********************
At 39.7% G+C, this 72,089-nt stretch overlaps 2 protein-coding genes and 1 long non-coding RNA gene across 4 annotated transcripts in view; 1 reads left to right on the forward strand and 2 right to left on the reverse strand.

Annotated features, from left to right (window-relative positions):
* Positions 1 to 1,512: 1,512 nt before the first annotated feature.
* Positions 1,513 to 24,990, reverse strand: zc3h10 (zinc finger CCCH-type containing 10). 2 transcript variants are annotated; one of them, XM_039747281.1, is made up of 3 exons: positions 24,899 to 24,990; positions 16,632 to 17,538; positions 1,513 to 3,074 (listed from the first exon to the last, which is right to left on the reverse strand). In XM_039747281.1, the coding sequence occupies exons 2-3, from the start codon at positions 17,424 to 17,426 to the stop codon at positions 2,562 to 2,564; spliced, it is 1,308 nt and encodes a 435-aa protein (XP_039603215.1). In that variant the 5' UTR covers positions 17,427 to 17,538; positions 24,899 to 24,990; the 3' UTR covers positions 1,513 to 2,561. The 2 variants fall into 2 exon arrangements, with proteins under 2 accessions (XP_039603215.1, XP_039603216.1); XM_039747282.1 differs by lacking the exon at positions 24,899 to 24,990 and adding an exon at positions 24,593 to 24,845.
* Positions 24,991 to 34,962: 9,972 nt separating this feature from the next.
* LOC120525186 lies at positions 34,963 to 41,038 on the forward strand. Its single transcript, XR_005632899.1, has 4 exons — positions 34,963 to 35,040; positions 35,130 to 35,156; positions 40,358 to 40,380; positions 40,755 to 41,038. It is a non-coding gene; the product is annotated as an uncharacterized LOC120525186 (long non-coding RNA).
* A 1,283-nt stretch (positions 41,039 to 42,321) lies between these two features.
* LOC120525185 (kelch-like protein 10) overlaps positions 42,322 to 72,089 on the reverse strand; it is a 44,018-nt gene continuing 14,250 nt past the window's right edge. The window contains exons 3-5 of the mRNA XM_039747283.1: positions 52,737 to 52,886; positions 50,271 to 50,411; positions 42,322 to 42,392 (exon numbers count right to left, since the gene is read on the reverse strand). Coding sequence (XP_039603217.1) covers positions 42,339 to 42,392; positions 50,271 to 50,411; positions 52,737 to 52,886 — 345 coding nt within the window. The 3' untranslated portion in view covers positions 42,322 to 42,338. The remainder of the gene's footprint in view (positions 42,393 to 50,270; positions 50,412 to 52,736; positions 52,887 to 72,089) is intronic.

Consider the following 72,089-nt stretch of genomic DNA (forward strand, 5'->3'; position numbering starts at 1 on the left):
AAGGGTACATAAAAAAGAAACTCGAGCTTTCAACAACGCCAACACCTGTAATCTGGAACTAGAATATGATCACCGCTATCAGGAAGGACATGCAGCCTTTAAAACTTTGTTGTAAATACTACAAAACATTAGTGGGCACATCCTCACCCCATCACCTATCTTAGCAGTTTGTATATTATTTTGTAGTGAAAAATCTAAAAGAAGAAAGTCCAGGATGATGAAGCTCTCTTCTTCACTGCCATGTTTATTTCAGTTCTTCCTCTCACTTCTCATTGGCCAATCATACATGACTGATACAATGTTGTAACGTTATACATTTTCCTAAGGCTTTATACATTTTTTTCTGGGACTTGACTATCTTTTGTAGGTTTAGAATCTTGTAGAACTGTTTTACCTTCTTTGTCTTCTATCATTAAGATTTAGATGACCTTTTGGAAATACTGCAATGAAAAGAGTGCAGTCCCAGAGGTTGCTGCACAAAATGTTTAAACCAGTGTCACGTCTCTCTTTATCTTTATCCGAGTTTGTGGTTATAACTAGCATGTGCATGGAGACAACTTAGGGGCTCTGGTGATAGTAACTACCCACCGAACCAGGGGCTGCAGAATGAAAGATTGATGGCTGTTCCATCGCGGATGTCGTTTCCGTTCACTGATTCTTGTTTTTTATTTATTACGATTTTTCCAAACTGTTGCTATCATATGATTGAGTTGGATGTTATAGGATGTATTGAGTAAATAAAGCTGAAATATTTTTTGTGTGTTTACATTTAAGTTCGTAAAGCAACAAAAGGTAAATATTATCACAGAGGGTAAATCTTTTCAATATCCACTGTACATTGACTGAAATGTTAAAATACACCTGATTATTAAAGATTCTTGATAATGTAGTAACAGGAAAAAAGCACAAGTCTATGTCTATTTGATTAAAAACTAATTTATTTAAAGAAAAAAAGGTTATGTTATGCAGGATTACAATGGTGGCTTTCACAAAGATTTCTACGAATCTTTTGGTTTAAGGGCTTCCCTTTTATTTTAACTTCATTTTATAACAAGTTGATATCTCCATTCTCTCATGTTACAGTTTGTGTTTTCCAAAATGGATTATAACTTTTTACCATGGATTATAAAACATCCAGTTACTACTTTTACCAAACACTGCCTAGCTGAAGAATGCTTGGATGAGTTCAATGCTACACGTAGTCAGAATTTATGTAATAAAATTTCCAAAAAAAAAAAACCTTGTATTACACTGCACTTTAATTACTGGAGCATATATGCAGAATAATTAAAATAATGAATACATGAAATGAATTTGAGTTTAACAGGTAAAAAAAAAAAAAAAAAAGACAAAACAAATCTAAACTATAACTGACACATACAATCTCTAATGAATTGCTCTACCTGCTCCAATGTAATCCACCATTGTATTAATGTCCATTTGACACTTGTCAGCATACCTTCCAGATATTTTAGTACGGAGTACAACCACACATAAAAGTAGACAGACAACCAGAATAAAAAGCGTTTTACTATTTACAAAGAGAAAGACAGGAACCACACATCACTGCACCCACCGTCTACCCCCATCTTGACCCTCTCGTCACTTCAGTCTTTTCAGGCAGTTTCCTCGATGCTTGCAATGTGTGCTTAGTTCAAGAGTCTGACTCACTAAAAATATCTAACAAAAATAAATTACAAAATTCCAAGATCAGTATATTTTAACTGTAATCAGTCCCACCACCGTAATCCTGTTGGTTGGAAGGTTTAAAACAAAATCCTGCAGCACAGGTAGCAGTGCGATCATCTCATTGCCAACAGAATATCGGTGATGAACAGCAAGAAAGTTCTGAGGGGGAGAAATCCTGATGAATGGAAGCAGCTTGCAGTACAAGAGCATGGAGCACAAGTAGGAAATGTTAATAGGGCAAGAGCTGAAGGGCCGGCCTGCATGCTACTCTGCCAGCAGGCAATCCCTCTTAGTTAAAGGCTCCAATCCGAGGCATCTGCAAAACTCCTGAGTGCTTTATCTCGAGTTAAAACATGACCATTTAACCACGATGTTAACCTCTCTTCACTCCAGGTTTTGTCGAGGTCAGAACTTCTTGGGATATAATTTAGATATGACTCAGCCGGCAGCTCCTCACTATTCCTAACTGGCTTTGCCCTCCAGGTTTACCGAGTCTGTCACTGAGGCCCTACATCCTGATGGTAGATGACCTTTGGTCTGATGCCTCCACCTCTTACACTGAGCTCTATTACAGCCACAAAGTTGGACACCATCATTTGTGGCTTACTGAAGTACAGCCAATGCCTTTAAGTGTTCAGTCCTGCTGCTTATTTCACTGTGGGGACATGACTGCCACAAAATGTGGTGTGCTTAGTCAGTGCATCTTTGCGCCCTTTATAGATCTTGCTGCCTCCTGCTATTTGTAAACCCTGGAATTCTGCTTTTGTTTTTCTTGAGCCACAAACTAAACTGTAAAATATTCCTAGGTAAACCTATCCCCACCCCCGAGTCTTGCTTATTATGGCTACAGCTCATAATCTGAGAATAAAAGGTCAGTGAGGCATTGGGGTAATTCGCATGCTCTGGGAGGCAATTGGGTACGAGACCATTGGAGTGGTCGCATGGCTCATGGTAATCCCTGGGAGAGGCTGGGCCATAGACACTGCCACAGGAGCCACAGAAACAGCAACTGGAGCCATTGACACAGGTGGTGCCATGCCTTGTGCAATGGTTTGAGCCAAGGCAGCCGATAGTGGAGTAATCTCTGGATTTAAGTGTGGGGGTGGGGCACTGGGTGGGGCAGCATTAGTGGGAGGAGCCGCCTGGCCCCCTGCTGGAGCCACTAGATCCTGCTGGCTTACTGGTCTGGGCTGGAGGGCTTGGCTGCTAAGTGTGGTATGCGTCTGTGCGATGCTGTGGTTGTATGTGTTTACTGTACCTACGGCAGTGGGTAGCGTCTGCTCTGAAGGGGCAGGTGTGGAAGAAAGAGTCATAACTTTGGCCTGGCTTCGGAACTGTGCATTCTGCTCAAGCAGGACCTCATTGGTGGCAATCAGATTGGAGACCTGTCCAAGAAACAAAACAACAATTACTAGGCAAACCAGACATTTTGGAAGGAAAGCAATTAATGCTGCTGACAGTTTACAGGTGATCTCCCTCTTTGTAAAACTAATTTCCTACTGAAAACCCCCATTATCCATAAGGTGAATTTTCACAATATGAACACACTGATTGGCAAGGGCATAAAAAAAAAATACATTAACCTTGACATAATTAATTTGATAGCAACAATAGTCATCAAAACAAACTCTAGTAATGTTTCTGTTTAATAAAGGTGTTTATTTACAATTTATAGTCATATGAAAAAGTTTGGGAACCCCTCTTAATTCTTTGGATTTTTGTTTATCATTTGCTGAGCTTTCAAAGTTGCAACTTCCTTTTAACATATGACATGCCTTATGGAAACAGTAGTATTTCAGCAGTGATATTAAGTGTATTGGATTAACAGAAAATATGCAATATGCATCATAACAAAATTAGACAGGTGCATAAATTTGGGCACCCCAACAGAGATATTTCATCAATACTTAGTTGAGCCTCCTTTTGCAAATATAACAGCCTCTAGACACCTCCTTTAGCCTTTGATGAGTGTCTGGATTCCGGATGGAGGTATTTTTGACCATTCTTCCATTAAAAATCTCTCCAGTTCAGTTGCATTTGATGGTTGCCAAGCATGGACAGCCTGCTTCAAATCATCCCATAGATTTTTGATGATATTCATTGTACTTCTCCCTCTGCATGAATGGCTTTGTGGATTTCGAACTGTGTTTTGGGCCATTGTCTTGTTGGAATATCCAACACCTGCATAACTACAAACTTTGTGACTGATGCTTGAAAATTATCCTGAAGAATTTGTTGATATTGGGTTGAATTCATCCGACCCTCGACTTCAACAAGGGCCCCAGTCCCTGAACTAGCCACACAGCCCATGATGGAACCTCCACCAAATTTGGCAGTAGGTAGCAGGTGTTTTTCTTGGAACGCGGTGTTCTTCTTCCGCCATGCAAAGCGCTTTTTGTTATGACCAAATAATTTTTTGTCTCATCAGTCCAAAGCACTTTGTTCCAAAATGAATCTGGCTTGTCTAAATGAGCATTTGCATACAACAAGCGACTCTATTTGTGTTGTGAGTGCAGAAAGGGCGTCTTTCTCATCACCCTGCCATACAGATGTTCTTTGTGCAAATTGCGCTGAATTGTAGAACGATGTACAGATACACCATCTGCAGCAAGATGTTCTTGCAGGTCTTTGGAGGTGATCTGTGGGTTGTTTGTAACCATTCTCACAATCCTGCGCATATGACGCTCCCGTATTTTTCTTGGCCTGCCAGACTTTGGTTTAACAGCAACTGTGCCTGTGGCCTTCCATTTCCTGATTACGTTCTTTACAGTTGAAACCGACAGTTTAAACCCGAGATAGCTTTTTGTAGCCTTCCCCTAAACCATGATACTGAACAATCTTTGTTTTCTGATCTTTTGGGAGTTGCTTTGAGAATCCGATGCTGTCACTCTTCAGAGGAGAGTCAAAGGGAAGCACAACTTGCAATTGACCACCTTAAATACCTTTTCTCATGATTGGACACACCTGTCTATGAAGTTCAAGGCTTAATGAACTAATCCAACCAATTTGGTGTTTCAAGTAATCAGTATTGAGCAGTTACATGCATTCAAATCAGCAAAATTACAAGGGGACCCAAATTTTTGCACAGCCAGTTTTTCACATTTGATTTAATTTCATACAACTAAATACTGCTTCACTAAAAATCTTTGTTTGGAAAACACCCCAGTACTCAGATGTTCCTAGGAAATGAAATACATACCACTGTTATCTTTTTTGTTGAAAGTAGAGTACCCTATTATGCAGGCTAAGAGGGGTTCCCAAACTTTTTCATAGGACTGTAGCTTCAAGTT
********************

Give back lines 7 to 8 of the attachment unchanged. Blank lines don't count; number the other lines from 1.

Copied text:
* A 1,283-nt stretch (positions 41,039 to 42,321) lies between these two features.
* LOC120525185 (kelch-like protein 10) overlaps positions 42,322 to 72,089 on the reverse strand; it is a 44,018-nt gene continuing 14,250 nt past the window's right edge. The window contains exons 3-5 of the mRNA XM_039747283.1: positions 52,737 to 52,886; positions 50,271 to 50,411; positions 42,322 to 42,392 (exon numbers count right to left, since the gene is read on the reverse strand). Coding sequence (XP_039603217.1) covers positions 42,339 to 42,392; positions 50,271 to 50,411; positions 52,737 to 52,886 — 345 coding nt within the window. The 3' untranslated portion in view covers positions 42,322 to 42,338. The remainder of the gene's footprint in view (positions 42,393 to 50,270; positions 50,412 to 52,736; positions 52,887 to 72,089) is intronic.